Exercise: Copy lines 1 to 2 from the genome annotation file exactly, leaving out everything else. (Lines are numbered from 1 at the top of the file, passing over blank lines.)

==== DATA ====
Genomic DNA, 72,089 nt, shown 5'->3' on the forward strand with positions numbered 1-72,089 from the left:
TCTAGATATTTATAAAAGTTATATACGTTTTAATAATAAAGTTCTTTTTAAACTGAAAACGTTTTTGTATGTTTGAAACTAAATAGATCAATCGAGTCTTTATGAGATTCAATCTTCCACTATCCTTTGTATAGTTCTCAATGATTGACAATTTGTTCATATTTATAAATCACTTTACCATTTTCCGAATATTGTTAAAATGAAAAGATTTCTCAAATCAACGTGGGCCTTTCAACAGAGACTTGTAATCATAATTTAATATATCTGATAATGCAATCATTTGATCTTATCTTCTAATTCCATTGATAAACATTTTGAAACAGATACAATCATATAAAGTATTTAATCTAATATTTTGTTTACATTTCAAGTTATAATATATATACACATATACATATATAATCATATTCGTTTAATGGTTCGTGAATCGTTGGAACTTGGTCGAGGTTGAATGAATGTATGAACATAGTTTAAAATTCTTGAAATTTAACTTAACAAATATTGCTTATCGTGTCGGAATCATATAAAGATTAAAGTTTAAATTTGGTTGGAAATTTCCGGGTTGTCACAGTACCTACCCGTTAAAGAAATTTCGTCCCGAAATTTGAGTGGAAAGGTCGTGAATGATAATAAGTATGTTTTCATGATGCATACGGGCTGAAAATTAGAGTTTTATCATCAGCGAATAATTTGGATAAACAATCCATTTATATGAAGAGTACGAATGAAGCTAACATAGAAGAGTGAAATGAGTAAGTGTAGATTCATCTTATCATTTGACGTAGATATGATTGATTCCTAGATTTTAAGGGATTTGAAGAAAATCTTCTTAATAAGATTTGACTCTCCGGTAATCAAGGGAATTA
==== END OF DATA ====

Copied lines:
Genomic DNA, 72,089 nt, shown 5'->3' on the forward strand with positions numbered 1-72,089 from the left:
TCTAGATATTTATAAAAGTTATATACGTTTTAATAATAAAGTTCTTTTTAAACTGAAAACGTTTTTGTATGTTTGAAACTAAATAGATCAATCGAGTCTTTATGAGATTCAATCTTCCACTATCCTTTGTATAGTTCTCAATGATTGACAATTTGTTCATATTTATAAATCACTTTACCATTTTCCGAATATTGTTAAAATGAAAAGATTTCTCAAATCAACGTGGGCCTTTCAACAGAGACTTGTAATCATAATTTAATATATCTGATAATGCAATCATTTGATCTTATCTTCTAATTCCATTGATAAACATTTTGAAACAGATACAATCATATAAAGTATTTAATCTAATATTTTGTTTACATTTCAAGTTATAATATATATACACATATACATATATAATCATATTCGTTTAATGGTTCGTGAATCGTTGGAACTTGGTCGAGGTTGAATGAATGTATGAACATAGTTTAAAATTCTTGAAATTTAACTTAACAAATATTGCTTATCGTGTCGGAATCATATAAAGATTAAAGTTTAAATTTGGTTGGAAATTTCCGGGTTGTCACAGTACCTACCCGTTAAAGAAATTTCGTCCCGAAATTTGAGTGGAAAGGTCGTGAATGATAATAAGTATGTTTTCATGATGCATACGGGCTGAAAATTAGAGTTTTATCATCAGCGAATAATTTGGATAAACAATCCATTTATATGAAGAGTACGAATGAAGCTAACATAGAAGAGTGAAATGAGTAAGTGTAGATTCATCTTATCATTTGACGTAGATATGATTGATTCCTAGATTTTAAGGGATTTGAAGAAAATCTTCTTAATAAGATTTGACTCTCCGGTAATCAAGGGAATTA